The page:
I have a strict principle not to comment on political matters and, as a democrat, I must accept the results of Switzerland’s recent referendum, in which a small majority voted to introduce quotas on immigration from the EU. But with 30 years of experience as an economist, and as the author of the Global Competitiveness Report, I cannot close my eyes to the fact that Switzerland risks losing its position as the world’s most competitive nation. Indeed, there is arguably a tendency to take Switzerland’s economic wellbeing for granted because of its position at the top of competitiveness tables, as well as its relatively smooth handling of the financial crisis.

The issue today is not about Switzerland setting a course that is either for or against Europe, though the debate is often portrayed as such; neither is it narrowly about economic interests. Rather, it is about the well-being of our generation, and the generations to come.

The coming decade will be characterized by a technological revolution unlike any we have experienced before. The internet has changed the world in less than 20 years, and we are now on the verge of countless new technological breakthroughs, in fields as diverse as robotics, digital connectivity, genetics, nanotechnology and 3D printing. Of all the researchers, scientists and engineers who have ever lived on the planet, more than half of them are currently active, with significantly better networking opportunities and a wider knowledge base than before. There is an immense force at work, driving innovations at a rapidly accelerating pace. New technologies and processes will profoundly change the world and revolutionize the existing structures of competition.

No country and no sector will be able to avoid this pressure to transform. I am not speaking of some utopian vision here, but of a reality that will surprise us all with the speed at which it unfurls. The precursor to this can already be seen in the level of digitalization in so many areas of our lives. I am convinced that in the future we will no longer distinguish between developing nations and industrial nations, but rather between innovation-poor and innovation-rich economies.

The determining factor for an economy’s well-being is no longer the acquisition of capital, but rather access to talent. The world is swimming in capital, yet experts are scarce; “talentism” is replacing capitalism. It’s a new world and Switzerland must find its position within it.

Despite its relatively small size, Switzerland ranks 20th among the world’s largest economic powers (when measured using gross national product) and this is largely thanks to its capacity for innovation. Yet, the country is home to only one-10th of a per cent of the world’s population. This means that in a future where every inhabitant of the world has access to knowledge and education, thanks to the internet and e-learning, every Swiss national will have 1,000 competitors, all striving for the same standards of living.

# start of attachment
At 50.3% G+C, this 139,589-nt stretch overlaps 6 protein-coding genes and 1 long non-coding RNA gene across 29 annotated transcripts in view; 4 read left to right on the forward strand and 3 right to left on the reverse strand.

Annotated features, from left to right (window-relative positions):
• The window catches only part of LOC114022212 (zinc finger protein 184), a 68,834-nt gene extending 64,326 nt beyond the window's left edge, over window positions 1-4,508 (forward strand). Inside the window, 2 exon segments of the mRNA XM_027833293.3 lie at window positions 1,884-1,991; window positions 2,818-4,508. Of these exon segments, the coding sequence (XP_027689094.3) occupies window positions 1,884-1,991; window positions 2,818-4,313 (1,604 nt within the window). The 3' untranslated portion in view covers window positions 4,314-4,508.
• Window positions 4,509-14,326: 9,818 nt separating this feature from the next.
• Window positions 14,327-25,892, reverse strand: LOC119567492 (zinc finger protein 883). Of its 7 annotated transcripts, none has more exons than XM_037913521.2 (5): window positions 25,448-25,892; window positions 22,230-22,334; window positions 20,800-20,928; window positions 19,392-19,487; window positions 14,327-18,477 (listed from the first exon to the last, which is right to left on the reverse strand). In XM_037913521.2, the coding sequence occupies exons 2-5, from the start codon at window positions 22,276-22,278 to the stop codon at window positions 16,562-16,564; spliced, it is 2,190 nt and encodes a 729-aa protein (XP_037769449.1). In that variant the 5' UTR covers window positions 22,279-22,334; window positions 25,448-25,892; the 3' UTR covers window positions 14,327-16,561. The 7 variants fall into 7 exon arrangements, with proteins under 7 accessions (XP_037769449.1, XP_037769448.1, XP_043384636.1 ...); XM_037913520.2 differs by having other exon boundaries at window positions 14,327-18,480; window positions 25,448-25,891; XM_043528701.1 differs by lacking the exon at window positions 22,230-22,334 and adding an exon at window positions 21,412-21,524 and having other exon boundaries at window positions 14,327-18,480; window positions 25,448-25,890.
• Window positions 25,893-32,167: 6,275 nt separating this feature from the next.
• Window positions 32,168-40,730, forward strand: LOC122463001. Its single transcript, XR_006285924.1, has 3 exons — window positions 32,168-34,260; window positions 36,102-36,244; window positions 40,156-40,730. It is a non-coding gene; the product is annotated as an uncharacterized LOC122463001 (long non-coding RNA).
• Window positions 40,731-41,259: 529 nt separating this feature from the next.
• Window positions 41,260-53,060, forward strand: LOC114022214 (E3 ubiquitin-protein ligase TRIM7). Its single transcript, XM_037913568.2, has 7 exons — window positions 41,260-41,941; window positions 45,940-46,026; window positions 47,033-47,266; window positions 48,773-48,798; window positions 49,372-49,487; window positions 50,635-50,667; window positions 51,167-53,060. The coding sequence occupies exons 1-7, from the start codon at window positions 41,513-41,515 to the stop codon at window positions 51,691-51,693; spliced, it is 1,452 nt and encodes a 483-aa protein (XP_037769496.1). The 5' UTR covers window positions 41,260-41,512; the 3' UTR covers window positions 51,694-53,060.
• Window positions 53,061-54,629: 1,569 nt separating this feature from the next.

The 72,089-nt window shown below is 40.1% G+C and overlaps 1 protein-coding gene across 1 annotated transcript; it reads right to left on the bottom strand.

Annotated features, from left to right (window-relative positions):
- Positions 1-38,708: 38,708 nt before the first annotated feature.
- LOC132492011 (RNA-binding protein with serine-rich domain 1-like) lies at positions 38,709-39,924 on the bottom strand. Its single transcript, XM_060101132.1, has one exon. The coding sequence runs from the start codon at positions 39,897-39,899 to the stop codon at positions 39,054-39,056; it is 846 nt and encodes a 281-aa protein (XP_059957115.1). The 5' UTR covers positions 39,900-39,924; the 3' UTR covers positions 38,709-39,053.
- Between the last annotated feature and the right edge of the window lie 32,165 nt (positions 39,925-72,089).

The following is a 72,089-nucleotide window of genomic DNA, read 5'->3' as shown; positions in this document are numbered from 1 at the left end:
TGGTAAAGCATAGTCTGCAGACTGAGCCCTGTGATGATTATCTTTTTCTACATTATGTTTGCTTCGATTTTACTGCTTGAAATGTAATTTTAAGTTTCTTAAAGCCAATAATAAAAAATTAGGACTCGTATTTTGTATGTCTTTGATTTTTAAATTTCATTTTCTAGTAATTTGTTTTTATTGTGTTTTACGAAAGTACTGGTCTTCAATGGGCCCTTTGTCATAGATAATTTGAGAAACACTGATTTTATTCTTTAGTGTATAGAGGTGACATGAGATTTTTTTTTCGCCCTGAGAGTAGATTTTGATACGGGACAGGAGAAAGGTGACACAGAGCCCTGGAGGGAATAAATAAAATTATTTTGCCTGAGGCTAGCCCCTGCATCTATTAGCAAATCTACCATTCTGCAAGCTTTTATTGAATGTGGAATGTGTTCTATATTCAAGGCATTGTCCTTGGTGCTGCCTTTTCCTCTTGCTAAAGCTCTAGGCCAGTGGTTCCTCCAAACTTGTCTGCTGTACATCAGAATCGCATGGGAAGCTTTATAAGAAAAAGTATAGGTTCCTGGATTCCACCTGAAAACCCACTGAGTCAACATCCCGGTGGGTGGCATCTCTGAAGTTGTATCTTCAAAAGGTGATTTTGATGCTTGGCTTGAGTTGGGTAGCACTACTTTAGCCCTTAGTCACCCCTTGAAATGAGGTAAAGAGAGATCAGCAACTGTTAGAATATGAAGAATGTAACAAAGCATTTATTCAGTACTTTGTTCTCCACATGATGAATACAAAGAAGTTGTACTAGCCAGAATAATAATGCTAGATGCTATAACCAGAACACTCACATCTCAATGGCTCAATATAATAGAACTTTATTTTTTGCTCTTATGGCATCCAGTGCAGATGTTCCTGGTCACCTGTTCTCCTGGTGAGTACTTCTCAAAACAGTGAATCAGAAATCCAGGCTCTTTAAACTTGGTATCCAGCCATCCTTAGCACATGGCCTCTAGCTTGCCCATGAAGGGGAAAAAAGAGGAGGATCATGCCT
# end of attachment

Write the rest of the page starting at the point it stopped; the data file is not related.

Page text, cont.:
In Switzerland, we are proud of our universities, with a couple of thousand graduates every year. But last year, in China alone, more than 100,000 graduates returned home after receiving outstanding educations in various other countries. And then there’s Silicon Valley, the home of Google, Apple and Facebook, as well as so many other revolutionary businesses. The key to California’s success is its diversity, which fosters creativity. If Switzerland curbs the number of EU migrants and isolates its own talent, it will cause a rapid decline in the country’s levels of employment and competitive abilities.

It is important to recognize that those with talent have a natural tendency to work together in a pool. Switzerland was one of those pools, with strong powers of attraction. However, even the best pools can collapse if they can’t be regenerated. The reality is that almost every country is now making an effort to be (or become) a talent pool for the world’s economy, and countries that lack talented individuals will, to venture a football comparison, be relegated to the lower divisions. The difference being, however, that there are no longer any lower divisions in international competition, only winners and losers.

Translated from an article published in the NZZ.

Author: Professor Klaus Schwab is Executive Chairman of the World Economic Forum.

Image: Students listen as U.S. President Barack Obama delivers the commencement address at the Worcester Technical High School graduation ceremony. REUTERS/Kevin Lamarque